Another study found that in cases where only one of two identical twins has Crohn’s disease, differences in the microbiome between them might reveal environmental factors that drive the inflammatory bowel disease in one rather than the other despite similar genetic background. Along these lines the HMP study found that bacteria in the genus Faecalibacterium were present in 99 percent of healthy adults, though other reports show it occurs much less frequently in patients with Crohn’s disease and autoimmune Type 1 diabetes. Together the findings suggest a protective role for this microorganism in maintaining a healthy gut.

“The importance of understanding the composition of the gut microbiome and the body’s response to it cannot be overstated,” said Mannon.  “In nearly every animal model of colitis, for example, animals do not develop inflammation when they live germ-free with no microbiome.”

Spiders don’t get inflammatory bowel disease

Still, HMP study revelations merely scratch the surface of the microbiome’s implications for human health, according to UAB experts working independently of HMP studies. If validated, emerging theories could drastically revise the understanding of the evolution of the human immune system and the ways in which microbes cause disease.

A research group headed by Casey Weaver, M.D., professor in UAB Department of Pathology, in 2005 discovered that a distinct population of immune cells (T helper 17, or Th17 cells) are tasked with deciding which bugs are good or dangerous at the borders of the human gut. Weaver and Robin Hatton, Ph.D., an assistant professor also in the Department of Pathology, have proposed that Th17 cells are the most ancient type of helper T cell, and that they might have emerged in early vertebrates to foster the development of a diverse microbiota that extended the metabolic capacity of the host. If true, the immune system’s ability to repel unwelcome invaders in general might represent a lucky, evolutionary after-effect of its more ancient role — managing a stable of helpful bacteria.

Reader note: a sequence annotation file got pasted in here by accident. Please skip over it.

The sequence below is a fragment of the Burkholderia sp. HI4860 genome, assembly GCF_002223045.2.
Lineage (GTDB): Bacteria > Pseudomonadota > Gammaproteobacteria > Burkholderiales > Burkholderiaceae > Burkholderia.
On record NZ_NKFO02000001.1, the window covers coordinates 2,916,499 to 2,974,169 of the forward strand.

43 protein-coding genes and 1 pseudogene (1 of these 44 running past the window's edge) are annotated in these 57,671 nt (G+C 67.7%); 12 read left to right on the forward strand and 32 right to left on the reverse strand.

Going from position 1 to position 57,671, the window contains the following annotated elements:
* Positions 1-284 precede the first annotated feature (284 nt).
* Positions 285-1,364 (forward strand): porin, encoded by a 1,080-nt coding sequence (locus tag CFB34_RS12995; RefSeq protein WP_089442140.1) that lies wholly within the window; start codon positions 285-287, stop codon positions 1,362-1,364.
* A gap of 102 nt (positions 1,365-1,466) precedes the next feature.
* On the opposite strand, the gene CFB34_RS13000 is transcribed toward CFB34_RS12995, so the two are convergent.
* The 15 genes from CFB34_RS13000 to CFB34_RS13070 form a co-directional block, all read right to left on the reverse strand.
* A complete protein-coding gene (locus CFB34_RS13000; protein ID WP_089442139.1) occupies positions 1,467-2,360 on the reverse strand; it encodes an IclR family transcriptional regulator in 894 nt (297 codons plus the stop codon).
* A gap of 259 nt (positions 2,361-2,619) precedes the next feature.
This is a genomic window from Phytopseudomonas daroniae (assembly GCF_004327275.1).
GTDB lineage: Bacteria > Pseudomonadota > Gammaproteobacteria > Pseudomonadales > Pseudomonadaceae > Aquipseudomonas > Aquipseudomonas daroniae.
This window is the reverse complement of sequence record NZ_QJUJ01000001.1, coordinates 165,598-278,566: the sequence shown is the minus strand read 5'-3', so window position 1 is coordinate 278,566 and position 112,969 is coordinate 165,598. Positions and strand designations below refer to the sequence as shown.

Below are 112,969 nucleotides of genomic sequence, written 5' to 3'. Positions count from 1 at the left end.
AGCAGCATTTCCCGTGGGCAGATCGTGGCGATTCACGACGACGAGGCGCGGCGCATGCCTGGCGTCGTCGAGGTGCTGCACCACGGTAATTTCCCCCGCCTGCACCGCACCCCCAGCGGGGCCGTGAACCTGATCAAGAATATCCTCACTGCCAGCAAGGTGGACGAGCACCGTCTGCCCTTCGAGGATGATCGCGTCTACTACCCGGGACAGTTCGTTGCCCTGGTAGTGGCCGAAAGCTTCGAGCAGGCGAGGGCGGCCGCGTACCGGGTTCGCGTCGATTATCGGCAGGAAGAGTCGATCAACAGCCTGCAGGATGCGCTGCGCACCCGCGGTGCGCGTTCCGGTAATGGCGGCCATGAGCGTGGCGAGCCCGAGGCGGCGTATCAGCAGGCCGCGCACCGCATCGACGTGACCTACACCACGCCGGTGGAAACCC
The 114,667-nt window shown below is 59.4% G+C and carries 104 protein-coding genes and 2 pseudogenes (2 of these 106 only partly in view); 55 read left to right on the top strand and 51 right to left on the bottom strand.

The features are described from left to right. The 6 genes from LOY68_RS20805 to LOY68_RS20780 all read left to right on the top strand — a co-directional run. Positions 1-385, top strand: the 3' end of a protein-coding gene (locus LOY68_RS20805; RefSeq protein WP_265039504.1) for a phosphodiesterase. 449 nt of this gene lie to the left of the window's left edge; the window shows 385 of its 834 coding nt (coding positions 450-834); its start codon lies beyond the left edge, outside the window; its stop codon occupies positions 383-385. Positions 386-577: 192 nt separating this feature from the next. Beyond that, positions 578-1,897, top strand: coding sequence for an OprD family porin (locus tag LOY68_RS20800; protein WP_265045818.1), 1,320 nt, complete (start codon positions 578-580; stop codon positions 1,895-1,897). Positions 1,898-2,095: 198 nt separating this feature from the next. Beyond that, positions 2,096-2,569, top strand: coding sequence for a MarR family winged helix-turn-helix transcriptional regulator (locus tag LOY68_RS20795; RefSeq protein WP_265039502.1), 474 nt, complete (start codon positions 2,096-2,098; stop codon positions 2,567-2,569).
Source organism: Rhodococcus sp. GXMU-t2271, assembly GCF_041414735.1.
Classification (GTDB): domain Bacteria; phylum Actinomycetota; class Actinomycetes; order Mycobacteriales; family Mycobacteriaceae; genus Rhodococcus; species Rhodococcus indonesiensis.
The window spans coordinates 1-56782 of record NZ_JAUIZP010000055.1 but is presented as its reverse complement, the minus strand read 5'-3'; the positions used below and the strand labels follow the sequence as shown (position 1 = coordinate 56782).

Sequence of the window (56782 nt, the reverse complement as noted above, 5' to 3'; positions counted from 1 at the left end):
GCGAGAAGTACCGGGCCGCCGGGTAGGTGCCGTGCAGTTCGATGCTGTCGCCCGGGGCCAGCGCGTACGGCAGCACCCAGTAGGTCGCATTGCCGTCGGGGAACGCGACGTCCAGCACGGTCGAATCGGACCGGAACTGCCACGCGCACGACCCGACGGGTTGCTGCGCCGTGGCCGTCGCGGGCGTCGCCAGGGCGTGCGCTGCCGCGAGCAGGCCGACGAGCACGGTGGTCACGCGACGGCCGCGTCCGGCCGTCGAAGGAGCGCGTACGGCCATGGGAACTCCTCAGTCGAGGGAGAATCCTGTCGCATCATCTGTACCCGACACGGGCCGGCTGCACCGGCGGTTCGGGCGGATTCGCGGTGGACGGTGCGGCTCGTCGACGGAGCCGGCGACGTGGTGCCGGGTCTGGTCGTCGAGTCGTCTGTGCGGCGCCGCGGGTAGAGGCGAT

But evolution is imperfect. All the genes of all the bugs in the human body and all the proteins they produce may contribute significantly to the inflammation known to drive autoimmune, cardiovascular and neurological diseases, cancer, diabetes and obesity.

“Given the microbiome comprises 10 times as many cells and 100 times as many genes as all other cells in our body, how often do the products of the genes expressed by our microbiome look very similar to gene products expressed by human cells?” asks Weaver.

“How often then do immune responses that start at the barrier surrounding our gut trigger system-wide immune reactions that mistakenly cause never-ending inflammation? This is a risk of harboring a diverse microbiota and having an immune system that can sense and remember its members, features that appear to be unique to species with more advanced immune systems.  Maybe this is why animals like spiders, invertebrates with limited gut bacteria, don’t develop autoimmune diseases such as inflammatory bowel disease or rheumatoid arthritis.”